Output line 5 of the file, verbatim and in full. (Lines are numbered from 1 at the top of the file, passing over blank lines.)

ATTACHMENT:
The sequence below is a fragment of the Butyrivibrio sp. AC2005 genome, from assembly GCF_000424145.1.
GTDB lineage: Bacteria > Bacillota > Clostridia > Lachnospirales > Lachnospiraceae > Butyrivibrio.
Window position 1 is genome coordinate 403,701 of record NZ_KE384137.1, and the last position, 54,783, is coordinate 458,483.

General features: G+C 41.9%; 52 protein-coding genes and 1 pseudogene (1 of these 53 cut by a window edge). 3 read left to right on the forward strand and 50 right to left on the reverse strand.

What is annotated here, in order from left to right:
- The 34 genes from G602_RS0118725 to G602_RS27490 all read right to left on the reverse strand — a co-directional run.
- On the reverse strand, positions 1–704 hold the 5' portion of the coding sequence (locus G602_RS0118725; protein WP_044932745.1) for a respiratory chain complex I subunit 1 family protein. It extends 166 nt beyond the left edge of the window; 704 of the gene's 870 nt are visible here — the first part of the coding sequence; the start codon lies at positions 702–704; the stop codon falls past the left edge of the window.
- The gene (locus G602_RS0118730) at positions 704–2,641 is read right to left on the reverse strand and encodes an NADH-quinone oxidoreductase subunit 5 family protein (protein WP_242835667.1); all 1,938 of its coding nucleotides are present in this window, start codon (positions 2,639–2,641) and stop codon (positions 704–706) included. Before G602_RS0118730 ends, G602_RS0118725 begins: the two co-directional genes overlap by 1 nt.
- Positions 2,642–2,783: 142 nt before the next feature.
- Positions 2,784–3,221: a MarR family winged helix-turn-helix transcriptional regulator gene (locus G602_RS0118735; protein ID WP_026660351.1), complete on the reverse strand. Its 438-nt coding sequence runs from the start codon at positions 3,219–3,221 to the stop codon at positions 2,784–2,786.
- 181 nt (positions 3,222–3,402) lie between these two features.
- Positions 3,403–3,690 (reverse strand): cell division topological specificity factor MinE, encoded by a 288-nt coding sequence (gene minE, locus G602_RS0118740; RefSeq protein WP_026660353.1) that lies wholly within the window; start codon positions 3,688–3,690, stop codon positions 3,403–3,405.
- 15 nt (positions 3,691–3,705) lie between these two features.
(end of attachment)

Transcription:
What is annotated here, in order from left to right: